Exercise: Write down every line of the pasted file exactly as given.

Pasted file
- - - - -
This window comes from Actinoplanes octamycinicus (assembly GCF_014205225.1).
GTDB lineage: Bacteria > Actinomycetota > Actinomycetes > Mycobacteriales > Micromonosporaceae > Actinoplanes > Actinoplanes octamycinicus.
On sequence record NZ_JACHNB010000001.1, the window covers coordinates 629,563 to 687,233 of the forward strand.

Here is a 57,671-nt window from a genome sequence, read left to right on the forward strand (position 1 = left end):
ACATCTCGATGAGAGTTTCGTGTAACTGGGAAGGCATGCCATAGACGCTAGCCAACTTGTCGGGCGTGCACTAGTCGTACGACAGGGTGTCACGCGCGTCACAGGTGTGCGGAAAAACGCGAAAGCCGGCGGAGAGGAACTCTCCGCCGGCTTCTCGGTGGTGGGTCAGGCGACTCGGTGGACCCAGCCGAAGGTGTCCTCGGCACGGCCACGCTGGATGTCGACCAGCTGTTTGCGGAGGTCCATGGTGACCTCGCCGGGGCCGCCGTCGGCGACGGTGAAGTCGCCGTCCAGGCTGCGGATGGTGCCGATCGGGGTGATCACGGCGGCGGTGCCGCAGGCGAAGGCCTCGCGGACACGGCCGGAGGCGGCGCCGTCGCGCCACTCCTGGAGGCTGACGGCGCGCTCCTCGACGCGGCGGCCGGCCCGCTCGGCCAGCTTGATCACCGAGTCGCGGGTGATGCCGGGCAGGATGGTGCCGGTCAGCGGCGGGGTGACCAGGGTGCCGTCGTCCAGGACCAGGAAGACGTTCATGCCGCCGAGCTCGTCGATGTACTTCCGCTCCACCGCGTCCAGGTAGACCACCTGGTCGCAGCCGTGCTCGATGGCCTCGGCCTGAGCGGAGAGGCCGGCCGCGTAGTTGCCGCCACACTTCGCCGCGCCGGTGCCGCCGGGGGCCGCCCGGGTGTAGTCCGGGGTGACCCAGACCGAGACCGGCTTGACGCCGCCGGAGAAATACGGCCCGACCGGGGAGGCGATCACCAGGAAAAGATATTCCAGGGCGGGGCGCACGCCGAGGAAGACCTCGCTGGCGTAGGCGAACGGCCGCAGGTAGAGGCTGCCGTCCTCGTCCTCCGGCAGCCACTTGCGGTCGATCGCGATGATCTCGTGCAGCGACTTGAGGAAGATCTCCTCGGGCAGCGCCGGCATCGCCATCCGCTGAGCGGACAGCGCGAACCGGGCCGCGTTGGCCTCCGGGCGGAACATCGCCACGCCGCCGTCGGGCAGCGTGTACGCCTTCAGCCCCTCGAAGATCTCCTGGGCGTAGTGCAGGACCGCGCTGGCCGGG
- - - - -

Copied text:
This window comes from Actinoplanes octamycinicus (assembly GCF_014205225.1).
GTDB lineage: Bacteria > Actinomycetota > Actinomycetes > Mycobacteriales > Micromonosporaceae > Actinoplanes > Actinoplanes octamycinicus.
On sequence record NZ_JACHNB010000001.1, the window covers coordinates 629,563 to 687,233 of the forward strand.

Here is a 57,671-nt window from a genome sequence, read left to right on the forward strand (position 1 = left end):
ACATCTCGATGAGAGTTTCGTGTAACTGGGAAGGCATGCCATAGACGCTAGCCAACTTGTCGGGCGTGCACTAGTCGTACGACAGGGTGTCACGCGCGTCACAGGTGTGCGGAAAAACGCGAAAGCCGGCGGAGAGGAACTCTCCGCCGGCTTCTCGGTGGTGGGTCAGGCGACTCGGTGGACCCAGCCGAAGGTGTCCTCGGCACGGCCACGCTGGATGTCGACCAGCTGTTTGCGGAGGTCCATGGTGACCTCGCCGGGGCCGCCGTCGGCGACGGTGAAGTCGCCGTCCAGGCTGCGGATGGTGCCGATCGGGGTGATCACGGCGGCGGTGCCGCAGGCGAAGGCCTCGCGGACACGGCCGGAGGCGGCGCCGTCGCGCCACTCCTGGAGGCTGACGGCGCGCTCCTCGACGCGGCGGCCGGCCCGCTCGGCCAGCTTGATCACCGAGTCGCGGGTGATGCCGGGCAGGATGGTGCCGGTCAGCGGCGGGGTGACCAGGGTGCCGTCGTCCAGGACCAGGAAGACGTTCATGCCGCCGAGCTCGTCGATGTACTTCCGCTCCACCGCGTCCAGGTAGACCACCTGGTCGCAGCCGTGCTCGATGGCCTCGGCCTGAGCGGAGAGGCCGGCCGCGTAGTTGCCGCCACACTTCGCCGCGCCGGTGCCGCCGGGGGCCGCCCGGGTGTAGTCCGGGGTGACCCAGACCGAGACCGGCTTGACGCCGCCGGAGAAATACGGCCCGACCGGGGAGGCGATCACCAGGAAAAGATATTCCAGGGCGGGGCGCACGCCGAGGAAGACCTCGCTGGCGTAGGCGAACGGCCGCAGGTAGAGGCTGCCGTCCTCGTCCTCCGGCAGCCACTTGCGGTCGATCGCGATGATCTCGTGCAGCGACTTGAGGAAGATCTCCTCGGGCAGCGCCGGCATCGCCATCCGCTGAGCGGACAGCGCGAACCGGGCCGCGTTGGCCTCCGGGCGGAACATCGCCACGCCGCCGTCGGGCAGCGTGTACGCCTTCAGCCCCTCGAAGATCTCCTGGGCGTAGTGCAGGACCGCGCTGGCCGGG